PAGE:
Pasta Fundraiser Proves Fulfilling For Unsolved Crimes Unit

A recent fundraiser brought in $3,535 for the Unsolved Crimes Unit with the Sheriff’s Office. Pictured Monday, from left, are Lt. Alex Nutt, Tom Di Zinno, Jo Patterson, Merry Williams-Diers, Sheriff James Quattrone and Tom Tarpley. P-J photo by Eric Tichy

As pasta fundraisers go, this year’s “palooza” to assist the county’s Unsolved Crimes Unit was both well done and very much fulfilling.

Merry Williams-Diers on Monday provided the Chautauqua County Sheriff’s Office with a check for $3,535, more than double what was raised last year.

Williams-Diers runs an organization — WNY Missing & Unidentified Persons — to highlight unsolved crimes and open missing persons cases. All proceeds from the annual Pasta Palooza fundraiser go toward the Unsolved Crimes Unit and its efforts to bring resolutions to any number of open investigations.

“We don’t know how long we will have this Unsolved Crimes Unit that has been doing everything in its power to bring long-overdue answers to families,” Williams-Diers said Monday. “We think it is important to continue raising these funds because they aren’t promised day-to-day.”

This year’s Pasta Palooza included Jamestown Mayor Kim Ecklund and Randy Holcomb, mayor of Lakewood and a presentative of state Sen. George Borrello’s office.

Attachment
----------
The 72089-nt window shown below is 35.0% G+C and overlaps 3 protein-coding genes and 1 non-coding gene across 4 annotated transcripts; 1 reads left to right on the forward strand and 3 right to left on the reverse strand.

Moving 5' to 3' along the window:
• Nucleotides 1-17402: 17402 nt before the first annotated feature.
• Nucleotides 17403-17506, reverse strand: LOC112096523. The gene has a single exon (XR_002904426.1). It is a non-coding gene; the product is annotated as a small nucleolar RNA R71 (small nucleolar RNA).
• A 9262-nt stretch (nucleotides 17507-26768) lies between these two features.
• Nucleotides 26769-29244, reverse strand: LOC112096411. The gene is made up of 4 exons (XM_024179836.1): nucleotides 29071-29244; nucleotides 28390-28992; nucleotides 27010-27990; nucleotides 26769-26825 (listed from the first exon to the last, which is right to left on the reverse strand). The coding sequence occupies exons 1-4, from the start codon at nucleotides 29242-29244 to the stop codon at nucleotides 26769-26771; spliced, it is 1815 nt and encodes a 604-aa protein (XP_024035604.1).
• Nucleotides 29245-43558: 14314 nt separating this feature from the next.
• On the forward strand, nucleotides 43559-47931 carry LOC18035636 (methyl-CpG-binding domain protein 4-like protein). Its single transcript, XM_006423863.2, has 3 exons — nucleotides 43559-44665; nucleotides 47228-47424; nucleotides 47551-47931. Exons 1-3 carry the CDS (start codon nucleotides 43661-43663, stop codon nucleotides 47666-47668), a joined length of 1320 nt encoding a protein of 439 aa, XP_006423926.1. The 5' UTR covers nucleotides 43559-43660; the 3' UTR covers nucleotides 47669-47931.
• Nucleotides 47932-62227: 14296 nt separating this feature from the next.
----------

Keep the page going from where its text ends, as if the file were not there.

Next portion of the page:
Williams-Diers said the unit — consisting of senior investigators Tom Tarpley and Tom Di Zinno under the supervisor of Lt. Alex Nutt — has provided hope for local families since its inception in 2022. A number of cases have been given a fresh look, among them the 1983 discovery of Ellery Jane Doe, the 1976 disappearance of Judith Threlkeld and the homicide of Yolanda Bindics, among others.

“We couldn’t be happier with them,” Williams-Diers said of the unit and Chautauqua County Sheriff’s Office. “Families are already telling us that everything is night and day different from what they’ve endured for the last five, 10, 15, 20 years compared to now. They’re getting regular updates. They feel that they are being heard and don’t feel like comments or questions are being disregarded or unanswered.”

Following Monday’s check presentation, the second in as many years, Tarpley again praised Williams-Diers and her network for providing much-needed support. He noted the costs associated with processing evidence through state crime labs and referenced an April 2023 meeting with U.S. Rep. Nick Langworthy to discuss federal funding.

“It has helped us in a lot of our cases this year. We’re grateful for that,” said Tarpley, who also thanked Ecklund and Holcomb for attending this year’s event.

“We’re getting a lot of support, and that support is translating into progress for us in terms of getting more evidence analyzed and hopefully getting some information back that we can prosecute people,” he said.

With regard to current investigations, Tarpley said he hopes to see a few resolutions in the upcoming year. A handful of cases have evidence in line to be analyzed at police crime labs.

“We’re waiting for that information to come back, which will hopefully lead to a prosecution for us,” he said, later adding, “I think that piece of the puzzle, with the lab work that’s going to be done, we’ll see some resolutions in cases soon.”


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